Facing dwindling volunteer reserves, Eagan’s fire department launched a recruitment initiative in 2008 that included a flier showing eight firefighters with their full-time professions listed: doctor, floor installer, mortgage specialist.
Today, all but two people from that flier have resigned from the fire department.
“It’s a great example of what’s happened to volunteer fire service,” Eagan Fire Chief Mike Scott said.
Scott is proposing a shake-up of a fire department where largely volunteer staff has dipped to lows not seen since the 1980s. While Eagan would still have volunteers, Scott wants to create five permanent full-time positions — keeping the one captain and four firefighters hired full-time with federal grant money in 2014. The change would follow other metro departments shifting away from relying on non-career firefighters.
Minnesota has the second-highest percentage of volunteer fire departments in the country at 97 percent, according to the U.S. Fire Administration. Eagan’s volunteers, also called paid-on-call firefighters, receive $16 per call and $19 per training session attended, Scott said. Eagan has around 83 volunteers, down from 150 in 2010.
With the help of the full-time firefighters, Scott said Eagan’s response time clocks in roughly five minutes earlier than before.
Scott also wants to try using standby crews. Under that model, Eagan’s volunteer firefighters will sign up for shifts to staff a fire station instead of waiting for a pager alert.
But even that system relies on retaining volunteers. Eagan is averaging about 15 paid-on-call firefighters resignations each year, and saw a record 19 resignations last year. About a dozen firefighters have resigned so far this year, Scott said.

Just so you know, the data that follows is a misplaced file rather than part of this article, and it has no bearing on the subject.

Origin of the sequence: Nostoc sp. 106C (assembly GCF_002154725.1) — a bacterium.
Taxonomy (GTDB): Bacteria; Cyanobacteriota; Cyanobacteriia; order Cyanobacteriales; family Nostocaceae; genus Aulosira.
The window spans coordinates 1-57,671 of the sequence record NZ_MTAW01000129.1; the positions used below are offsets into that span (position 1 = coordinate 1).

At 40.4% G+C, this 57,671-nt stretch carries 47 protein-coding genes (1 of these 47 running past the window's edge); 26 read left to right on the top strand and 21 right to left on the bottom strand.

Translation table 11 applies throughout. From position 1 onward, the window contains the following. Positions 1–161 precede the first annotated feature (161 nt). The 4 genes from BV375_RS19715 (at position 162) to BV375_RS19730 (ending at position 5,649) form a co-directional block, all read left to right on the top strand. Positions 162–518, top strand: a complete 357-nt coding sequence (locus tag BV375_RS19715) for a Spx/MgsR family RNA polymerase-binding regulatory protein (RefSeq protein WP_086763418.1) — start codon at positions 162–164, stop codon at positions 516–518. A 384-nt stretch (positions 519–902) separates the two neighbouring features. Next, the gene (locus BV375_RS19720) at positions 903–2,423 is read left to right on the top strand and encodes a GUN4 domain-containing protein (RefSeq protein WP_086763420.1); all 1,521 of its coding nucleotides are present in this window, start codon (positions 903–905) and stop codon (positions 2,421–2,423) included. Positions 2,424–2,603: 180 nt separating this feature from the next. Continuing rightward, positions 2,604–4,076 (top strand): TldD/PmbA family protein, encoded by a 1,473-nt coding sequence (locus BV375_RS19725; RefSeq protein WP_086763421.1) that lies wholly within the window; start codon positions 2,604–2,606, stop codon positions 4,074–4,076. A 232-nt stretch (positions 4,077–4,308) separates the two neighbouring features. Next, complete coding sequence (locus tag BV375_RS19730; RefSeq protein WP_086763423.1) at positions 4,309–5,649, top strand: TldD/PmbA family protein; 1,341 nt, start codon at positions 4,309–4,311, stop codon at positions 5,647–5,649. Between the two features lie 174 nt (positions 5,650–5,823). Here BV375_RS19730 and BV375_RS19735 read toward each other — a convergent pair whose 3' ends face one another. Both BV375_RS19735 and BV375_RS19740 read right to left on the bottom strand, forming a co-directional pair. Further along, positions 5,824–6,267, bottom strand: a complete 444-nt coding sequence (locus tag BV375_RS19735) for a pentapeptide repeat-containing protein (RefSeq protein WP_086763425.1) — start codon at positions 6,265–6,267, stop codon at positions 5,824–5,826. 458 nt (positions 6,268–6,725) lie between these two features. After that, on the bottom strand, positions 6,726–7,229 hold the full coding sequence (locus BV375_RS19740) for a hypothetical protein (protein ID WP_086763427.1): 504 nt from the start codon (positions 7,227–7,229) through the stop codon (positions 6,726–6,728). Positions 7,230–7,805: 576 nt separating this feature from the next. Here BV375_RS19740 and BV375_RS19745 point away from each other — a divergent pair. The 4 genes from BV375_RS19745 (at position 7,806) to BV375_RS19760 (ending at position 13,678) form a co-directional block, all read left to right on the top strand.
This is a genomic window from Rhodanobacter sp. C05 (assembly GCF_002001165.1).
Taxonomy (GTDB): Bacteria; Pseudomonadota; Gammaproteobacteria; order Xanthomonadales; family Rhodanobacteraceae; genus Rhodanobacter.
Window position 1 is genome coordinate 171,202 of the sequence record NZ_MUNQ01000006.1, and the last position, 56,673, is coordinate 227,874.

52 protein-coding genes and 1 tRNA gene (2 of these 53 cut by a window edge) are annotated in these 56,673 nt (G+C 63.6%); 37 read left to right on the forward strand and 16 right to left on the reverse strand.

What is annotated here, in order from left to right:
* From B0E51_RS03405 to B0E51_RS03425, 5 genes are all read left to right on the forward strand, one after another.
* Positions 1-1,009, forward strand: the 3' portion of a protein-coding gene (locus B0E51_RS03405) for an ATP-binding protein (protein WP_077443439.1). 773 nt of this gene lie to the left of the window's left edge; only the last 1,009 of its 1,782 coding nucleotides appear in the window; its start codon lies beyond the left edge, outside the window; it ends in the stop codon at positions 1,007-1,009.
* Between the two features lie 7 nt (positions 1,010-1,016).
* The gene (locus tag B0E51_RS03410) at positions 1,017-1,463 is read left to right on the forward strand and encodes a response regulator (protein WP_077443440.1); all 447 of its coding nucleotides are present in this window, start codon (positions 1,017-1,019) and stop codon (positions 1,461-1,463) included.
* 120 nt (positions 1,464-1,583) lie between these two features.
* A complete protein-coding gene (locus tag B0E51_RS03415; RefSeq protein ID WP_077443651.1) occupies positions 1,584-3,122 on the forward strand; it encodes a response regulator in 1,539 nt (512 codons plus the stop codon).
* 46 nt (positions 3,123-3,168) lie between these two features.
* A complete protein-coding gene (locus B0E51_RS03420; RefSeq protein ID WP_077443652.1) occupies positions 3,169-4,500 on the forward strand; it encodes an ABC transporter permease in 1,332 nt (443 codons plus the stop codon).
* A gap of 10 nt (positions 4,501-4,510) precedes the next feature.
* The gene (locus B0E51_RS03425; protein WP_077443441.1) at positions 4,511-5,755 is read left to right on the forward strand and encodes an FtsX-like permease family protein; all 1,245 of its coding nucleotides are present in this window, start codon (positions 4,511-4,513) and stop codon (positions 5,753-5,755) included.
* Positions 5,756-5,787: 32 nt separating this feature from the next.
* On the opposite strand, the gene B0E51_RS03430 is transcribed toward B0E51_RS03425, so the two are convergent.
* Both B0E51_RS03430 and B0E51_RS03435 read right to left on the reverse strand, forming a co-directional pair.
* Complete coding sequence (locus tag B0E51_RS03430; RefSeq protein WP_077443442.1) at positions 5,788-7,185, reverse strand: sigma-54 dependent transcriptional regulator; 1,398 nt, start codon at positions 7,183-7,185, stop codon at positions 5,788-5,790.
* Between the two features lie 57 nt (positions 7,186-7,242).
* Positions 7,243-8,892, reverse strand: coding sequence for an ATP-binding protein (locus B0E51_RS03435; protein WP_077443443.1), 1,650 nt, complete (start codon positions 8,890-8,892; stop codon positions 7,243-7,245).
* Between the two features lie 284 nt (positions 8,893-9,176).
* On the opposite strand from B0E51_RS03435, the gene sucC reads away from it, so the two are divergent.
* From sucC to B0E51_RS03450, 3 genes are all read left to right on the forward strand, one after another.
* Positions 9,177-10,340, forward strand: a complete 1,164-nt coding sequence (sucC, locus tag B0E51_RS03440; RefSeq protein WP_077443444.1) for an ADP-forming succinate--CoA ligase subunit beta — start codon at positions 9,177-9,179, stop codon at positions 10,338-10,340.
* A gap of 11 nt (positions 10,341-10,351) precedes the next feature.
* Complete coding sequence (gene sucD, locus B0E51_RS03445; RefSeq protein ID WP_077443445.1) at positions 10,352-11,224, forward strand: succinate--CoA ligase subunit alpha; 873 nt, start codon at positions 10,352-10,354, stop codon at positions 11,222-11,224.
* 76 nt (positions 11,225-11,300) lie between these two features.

Tony Howe is Eagan’s most recent firefighter to resign.
Howe, whose day job involves working on fire alarm systems, spent nearly 10 years with the department before his final shift last week. He’s leaving after finding a home in Farmington, where he also hopes to volunteer. However, Howe said, staying on at a department is difficult when balancing full-time work or family duties.
Being on-call during nights and going to work the next day is much like having a baby, Howe said.
“There’s no off,” he said. “It puts extra stresses on family at home.”
A report commissioned last year by the Minnesota State Fire Chiefs Association found recruitment and retention to be mainly a rural problem: 90 percent of counties reporting a reduction in non-career firefighters between 2008 to 2012 were outside the seven-county metro area. Nearly 90 percent of Minnesota’s full-time firefighters are in counties with populations above 100,000, it said.
Many suburban departments that once counted on volunteers have been hiring more full-time staff.
In nearby Burnsville, the fire department discontinued its volunteer operation in 1995. It now has around 40 full-time firefighters. Maplewood went from five stations with 150 paid-on-call firefighters to three stations and a hybrid staff of full- and part-time firefighters. Eden Prairie moved to have full-time staff working weekdays.
“It’s inevitable that most departments of our size will have to go to some sort of staffed model,” Scott said.
Otherwise, he added, “there will get to be a time here when you don’t know if anyone will show up for a call.”